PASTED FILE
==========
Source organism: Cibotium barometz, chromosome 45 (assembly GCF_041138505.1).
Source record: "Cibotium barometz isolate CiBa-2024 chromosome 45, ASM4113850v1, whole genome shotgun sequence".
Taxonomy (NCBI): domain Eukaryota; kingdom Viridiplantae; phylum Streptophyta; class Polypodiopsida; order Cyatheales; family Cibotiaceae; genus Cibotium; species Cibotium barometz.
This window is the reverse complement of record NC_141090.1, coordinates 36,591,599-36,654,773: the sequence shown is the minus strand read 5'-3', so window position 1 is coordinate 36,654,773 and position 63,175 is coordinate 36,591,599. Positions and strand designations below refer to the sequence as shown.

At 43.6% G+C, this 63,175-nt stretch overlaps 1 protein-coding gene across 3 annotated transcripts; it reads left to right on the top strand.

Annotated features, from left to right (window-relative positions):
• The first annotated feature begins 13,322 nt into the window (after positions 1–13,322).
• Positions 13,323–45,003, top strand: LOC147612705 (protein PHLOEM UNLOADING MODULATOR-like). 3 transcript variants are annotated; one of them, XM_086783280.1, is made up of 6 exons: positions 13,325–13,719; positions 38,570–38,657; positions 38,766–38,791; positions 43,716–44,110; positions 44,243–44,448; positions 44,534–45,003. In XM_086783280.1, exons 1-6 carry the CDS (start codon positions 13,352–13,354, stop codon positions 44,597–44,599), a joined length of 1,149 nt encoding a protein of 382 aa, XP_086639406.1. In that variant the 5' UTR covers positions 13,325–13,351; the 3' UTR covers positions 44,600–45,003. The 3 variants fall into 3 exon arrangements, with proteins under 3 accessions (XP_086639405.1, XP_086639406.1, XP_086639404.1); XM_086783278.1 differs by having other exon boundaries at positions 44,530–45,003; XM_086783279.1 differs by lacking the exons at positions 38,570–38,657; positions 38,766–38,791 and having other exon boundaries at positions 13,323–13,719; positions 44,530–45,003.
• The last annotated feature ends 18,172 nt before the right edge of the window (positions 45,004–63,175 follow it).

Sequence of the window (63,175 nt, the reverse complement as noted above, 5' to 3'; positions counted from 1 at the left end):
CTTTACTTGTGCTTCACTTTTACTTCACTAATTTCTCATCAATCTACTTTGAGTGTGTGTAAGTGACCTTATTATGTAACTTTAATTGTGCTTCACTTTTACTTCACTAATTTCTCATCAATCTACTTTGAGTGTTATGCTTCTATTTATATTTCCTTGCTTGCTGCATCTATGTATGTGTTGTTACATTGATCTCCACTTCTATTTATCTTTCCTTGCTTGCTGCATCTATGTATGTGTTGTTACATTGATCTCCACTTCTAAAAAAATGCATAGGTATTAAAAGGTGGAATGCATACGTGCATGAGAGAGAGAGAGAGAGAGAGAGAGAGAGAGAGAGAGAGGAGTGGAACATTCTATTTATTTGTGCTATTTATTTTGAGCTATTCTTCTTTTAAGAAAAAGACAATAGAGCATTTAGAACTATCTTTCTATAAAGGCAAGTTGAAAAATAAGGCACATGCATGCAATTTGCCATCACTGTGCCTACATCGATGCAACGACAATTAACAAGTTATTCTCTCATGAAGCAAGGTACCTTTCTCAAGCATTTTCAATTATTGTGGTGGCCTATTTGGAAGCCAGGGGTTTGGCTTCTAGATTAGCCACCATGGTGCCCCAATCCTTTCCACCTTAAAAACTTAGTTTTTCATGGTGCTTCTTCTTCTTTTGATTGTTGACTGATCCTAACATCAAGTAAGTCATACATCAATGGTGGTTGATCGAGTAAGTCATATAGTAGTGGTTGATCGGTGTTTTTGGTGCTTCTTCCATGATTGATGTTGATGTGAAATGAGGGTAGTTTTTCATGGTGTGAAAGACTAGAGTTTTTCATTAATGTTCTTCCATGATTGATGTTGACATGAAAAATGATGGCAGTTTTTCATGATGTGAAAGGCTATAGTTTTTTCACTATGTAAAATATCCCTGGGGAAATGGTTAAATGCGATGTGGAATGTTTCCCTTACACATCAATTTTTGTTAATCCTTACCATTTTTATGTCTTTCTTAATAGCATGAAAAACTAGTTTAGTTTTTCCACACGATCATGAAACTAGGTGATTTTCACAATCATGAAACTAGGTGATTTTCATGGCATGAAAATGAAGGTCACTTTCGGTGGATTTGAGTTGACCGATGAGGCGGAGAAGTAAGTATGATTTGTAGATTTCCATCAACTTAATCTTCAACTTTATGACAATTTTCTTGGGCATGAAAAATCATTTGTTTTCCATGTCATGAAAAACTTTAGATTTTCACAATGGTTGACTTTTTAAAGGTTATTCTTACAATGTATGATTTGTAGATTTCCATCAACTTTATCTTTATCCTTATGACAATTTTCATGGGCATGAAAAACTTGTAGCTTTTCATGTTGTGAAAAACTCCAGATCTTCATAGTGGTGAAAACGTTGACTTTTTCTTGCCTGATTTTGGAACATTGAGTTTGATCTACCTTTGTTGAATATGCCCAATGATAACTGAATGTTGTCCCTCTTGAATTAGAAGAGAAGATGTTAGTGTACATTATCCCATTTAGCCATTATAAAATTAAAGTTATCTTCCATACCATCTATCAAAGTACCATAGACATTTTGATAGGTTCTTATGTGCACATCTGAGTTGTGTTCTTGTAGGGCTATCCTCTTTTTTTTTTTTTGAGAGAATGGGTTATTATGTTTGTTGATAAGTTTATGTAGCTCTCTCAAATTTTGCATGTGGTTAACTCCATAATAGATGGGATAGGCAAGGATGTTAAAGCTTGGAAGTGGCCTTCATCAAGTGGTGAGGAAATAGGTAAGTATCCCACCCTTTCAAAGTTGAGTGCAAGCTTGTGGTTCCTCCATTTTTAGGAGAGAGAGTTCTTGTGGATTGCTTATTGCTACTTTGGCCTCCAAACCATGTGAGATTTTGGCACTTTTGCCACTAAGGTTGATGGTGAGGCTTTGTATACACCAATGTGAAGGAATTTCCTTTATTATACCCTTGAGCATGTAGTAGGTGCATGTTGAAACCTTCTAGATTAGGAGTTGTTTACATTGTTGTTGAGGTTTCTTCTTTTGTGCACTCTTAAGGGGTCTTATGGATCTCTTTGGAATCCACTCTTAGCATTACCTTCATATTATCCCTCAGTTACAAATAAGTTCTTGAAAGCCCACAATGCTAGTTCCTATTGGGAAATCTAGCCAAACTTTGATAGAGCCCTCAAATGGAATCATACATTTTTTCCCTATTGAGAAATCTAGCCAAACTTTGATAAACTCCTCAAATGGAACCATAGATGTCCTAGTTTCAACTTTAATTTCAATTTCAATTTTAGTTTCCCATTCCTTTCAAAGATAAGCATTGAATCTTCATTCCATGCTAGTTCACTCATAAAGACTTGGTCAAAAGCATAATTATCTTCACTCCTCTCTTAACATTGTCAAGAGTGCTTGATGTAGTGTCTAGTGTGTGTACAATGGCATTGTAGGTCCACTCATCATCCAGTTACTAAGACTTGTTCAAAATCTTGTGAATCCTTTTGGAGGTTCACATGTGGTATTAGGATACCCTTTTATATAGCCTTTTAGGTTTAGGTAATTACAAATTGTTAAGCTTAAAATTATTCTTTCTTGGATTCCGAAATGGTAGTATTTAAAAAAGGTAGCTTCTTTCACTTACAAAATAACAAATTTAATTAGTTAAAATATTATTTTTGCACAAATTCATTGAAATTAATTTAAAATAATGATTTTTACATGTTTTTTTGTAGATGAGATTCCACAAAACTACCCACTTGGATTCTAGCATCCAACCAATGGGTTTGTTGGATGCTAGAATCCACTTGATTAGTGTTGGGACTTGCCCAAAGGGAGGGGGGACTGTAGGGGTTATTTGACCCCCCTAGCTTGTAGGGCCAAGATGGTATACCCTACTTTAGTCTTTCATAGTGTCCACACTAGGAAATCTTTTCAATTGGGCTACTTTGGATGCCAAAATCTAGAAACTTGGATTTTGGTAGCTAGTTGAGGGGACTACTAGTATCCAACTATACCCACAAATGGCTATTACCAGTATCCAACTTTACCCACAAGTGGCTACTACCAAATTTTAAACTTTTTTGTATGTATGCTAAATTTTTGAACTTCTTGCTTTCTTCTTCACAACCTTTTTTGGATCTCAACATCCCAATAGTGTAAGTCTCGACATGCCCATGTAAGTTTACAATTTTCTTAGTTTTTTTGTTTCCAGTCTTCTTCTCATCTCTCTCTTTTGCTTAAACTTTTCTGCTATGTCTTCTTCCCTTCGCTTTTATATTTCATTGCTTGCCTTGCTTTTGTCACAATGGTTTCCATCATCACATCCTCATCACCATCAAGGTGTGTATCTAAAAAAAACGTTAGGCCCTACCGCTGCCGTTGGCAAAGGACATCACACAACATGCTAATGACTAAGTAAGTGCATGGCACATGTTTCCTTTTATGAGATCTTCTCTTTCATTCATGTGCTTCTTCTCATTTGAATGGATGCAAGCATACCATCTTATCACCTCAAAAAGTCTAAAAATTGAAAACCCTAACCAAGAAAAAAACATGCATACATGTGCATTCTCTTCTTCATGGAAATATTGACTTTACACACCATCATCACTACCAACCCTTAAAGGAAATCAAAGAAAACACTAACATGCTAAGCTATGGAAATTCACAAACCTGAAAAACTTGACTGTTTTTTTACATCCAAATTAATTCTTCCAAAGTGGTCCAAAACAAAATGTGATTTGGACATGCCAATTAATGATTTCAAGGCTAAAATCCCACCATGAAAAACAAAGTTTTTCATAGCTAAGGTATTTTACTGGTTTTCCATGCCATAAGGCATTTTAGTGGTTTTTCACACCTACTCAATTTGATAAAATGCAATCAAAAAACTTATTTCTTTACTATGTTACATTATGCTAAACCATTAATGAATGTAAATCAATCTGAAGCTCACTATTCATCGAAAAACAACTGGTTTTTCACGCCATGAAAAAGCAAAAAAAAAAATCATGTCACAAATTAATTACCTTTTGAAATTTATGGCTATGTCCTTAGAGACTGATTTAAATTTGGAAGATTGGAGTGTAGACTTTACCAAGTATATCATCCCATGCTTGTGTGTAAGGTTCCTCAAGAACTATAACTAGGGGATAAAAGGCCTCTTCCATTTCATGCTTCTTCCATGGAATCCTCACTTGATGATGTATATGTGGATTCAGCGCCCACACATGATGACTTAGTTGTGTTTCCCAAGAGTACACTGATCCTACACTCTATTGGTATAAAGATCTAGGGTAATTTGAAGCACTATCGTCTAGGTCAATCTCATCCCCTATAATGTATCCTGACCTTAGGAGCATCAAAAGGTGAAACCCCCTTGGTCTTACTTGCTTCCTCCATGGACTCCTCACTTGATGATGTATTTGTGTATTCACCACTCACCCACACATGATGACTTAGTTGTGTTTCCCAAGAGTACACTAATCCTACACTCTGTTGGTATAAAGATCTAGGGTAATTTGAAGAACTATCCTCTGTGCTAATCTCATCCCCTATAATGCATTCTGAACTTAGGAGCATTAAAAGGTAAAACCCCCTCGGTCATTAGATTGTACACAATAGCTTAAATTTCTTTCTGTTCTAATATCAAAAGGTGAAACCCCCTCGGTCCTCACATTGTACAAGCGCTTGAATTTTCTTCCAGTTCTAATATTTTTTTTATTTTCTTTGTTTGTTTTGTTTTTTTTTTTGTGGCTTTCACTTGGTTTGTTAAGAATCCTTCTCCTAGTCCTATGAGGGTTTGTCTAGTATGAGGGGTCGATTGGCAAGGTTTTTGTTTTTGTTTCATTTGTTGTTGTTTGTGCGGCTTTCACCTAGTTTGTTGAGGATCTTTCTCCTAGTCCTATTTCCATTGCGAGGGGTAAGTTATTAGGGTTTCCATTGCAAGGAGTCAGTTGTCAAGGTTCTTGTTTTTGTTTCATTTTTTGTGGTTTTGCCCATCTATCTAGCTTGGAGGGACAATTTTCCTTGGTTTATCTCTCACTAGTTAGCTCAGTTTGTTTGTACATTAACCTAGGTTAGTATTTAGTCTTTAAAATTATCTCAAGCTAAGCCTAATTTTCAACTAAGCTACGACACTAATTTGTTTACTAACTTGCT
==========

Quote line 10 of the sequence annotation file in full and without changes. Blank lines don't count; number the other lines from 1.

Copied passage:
Sequence of the window (63,175 nt, the reverse complement as noted above, 5' to 3'; positions counted from 1 at the left end):